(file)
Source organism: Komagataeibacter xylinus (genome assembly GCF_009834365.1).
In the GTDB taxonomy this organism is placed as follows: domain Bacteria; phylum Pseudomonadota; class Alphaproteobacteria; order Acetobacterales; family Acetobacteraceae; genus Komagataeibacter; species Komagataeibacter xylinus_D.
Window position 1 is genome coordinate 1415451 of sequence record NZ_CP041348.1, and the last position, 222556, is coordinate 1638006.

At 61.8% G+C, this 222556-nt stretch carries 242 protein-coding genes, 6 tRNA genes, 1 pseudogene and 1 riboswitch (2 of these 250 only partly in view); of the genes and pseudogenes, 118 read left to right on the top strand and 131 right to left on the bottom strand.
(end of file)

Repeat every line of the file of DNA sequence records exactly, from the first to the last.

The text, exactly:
Source organism: Komagataeibacter xylinus (genome assembly GCF_009834365.1).
In the GTDB taxonomy this organism is placed as follows: domain Bacteria; phylum Pseudomonadota; class Alphaproteobacteria; order Acetobacterales; family Acetobacteraceae; genus Komagataeibacter; species Komagataeibacter xylinus_D.
Window position 1 is genome coordinate 1415451 of sequence record NZ_CP041348.1, and the last position, 222556, is coordinate 1638006.

At 61.8% G+C, this 222556-nt stretch carries 242 protein-coding genes, 6 tRNA genes, 1 pseudogene and 1 riboswitch (2 of these 250 only partly in view); of the genes and pseudogenes, 118 read left to right on the top strand and 131 right to left on the bottom strand.